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Assessment of the first consensus prediction on climate change

Abstract

In 1990, climate scientists from around the world wrote the First Assessment Report of the Intergovernmental Panel on Climate Change. It contained a prediction of the global mean temperature trend over the 1990–2030 period that, halfway through that period, seems accurate. This is all the more remarkable in hindsight, considering that a number of important external forcings were not included. So how did this success arise? In the end, the greenhouse-gas-induced warming is largely overwhelming the other forcings, which are only of secondary importance on the 20-year timescale.

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Figure 1: Changes in global mean temperature over the 1990–2010 period.

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Acknowledgements

The authors wish to thank the international RCP Concentration Calculation and Data Group for the historical forcing data, and the UK Met Office Hadley Centre, the University of East Anglia’s Climate Research Unit and the Goddard Institute for Space Studies for global temperature data. M. Allen provided helpful comments on an earlier draft. D.J.F. would like to thank the Oxford Martin School and the Smith School of Enterprise and the Environment for support. D.A.S. would like to acknowledge funding from Microsoft Research with further support from the US Department of Energy’s Office of Science, Office of Biological and Environmental Research and the US National Oceanic and Atmospheric Administration’s Climate Program Office, through the International Detection and Attribution Group.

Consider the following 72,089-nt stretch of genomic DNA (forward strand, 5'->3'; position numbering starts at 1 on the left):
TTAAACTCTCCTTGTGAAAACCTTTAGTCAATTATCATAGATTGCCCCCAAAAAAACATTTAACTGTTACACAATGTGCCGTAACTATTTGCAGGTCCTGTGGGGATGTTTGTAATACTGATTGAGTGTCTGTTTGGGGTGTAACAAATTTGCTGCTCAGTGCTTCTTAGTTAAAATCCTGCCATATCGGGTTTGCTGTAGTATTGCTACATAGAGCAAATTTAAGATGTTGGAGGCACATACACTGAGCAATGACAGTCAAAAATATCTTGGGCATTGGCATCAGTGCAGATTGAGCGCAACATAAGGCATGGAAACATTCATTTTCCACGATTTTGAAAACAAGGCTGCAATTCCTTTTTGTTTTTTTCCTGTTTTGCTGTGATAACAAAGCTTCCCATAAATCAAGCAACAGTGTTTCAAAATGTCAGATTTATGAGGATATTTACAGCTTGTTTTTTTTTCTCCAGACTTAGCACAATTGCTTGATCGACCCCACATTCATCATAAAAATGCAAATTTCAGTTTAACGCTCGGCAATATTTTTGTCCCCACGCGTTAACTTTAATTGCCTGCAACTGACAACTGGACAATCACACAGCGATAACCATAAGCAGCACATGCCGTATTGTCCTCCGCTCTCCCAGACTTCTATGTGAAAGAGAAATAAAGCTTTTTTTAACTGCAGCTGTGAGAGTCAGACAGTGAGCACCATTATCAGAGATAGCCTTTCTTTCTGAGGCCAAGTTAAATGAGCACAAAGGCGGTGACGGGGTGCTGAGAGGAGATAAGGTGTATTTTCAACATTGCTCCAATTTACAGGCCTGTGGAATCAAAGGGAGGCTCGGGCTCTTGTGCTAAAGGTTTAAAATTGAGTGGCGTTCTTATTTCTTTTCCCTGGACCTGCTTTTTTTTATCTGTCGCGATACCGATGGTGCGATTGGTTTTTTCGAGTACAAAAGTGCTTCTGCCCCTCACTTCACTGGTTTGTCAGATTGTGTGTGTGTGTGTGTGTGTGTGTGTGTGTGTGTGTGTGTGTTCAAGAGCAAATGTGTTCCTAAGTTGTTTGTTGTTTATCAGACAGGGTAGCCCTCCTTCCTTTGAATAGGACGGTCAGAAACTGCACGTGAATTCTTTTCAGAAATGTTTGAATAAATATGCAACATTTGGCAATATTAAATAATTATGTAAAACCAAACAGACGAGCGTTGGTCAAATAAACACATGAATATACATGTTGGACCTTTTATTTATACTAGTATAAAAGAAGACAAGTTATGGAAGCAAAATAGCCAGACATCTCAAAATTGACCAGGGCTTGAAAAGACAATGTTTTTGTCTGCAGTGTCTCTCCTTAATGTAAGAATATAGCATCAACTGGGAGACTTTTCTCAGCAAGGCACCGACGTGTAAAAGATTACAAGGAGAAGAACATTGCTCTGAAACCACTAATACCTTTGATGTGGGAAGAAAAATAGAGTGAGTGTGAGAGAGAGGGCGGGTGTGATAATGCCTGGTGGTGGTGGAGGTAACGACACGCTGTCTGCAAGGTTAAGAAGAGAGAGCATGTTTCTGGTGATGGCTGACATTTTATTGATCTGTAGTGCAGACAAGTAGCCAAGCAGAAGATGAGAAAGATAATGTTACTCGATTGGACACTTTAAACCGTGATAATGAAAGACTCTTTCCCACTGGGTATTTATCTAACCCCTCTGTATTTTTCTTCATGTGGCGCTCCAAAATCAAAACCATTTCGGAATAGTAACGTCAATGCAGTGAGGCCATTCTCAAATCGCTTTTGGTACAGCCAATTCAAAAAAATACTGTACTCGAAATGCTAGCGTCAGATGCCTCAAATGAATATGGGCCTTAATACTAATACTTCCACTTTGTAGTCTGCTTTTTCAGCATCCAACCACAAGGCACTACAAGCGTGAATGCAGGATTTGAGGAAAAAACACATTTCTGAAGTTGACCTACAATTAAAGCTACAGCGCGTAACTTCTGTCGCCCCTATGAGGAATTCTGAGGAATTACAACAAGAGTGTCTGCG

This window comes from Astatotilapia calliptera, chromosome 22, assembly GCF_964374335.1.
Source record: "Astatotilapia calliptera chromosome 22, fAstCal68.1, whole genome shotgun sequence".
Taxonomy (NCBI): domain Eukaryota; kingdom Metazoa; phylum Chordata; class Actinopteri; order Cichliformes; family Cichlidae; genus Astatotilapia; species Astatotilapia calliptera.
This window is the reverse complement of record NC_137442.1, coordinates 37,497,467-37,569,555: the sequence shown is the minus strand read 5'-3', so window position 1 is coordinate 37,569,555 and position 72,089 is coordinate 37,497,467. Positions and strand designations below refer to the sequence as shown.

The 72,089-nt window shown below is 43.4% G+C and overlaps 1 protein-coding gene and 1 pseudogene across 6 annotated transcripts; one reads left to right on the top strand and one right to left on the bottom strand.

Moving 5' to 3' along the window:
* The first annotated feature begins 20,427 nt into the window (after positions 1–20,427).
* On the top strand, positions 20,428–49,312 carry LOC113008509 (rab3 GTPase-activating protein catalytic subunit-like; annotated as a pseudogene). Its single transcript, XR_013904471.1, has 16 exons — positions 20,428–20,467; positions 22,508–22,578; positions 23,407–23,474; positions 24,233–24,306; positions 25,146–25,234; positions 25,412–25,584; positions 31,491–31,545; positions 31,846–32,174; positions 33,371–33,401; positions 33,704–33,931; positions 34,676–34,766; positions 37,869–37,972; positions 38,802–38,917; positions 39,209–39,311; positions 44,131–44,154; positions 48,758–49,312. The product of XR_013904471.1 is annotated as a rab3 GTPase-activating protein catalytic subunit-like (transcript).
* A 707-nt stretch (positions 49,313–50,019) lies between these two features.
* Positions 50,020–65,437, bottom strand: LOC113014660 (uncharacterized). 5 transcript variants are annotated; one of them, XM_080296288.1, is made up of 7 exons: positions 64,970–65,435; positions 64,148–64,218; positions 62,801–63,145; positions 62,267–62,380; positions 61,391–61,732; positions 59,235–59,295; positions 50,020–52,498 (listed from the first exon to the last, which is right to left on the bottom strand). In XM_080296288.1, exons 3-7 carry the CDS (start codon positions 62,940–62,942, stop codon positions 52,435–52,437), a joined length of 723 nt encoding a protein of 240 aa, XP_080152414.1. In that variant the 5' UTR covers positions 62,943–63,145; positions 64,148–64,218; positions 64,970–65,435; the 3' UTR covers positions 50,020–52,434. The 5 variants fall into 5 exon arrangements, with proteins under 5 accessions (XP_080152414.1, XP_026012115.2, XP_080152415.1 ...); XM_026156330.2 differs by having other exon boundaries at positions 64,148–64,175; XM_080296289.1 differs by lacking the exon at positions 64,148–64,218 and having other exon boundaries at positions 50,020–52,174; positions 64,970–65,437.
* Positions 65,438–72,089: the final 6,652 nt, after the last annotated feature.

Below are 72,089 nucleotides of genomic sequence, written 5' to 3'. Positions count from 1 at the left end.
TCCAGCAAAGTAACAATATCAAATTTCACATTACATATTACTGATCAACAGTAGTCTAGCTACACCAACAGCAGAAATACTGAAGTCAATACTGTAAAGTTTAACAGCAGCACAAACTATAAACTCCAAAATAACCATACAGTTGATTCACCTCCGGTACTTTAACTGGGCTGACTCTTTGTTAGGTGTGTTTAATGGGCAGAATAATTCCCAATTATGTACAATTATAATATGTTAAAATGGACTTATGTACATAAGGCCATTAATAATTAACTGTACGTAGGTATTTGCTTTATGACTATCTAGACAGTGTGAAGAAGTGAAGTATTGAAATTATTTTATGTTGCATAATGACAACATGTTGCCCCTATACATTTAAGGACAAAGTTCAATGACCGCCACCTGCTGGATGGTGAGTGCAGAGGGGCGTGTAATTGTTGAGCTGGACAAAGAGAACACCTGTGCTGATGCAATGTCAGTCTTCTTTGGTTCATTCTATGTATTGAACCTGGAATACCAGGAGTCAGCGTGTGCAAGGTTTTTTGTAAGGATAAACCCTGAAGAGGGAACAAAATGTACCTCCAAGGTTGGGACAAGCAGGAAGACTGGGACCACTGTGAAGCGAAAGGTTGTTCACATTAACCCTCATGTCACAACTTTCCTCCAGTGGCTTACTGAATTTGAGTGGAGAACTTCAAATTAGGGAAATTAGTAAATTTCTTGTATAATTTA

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D.J.F. and D.A.S. wrote the text and D.A.S. performed the calculations.

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Correspondence to David J. Frame or Dáithí A. Stone.

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The authors declare no competing financial interests.

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Frame, D., Stone, D. Assessment of the first consensus prediction on climate change. Nature Clim Change 3, 357–359 (2013). https://doi.org/10.1038/nclimate1763

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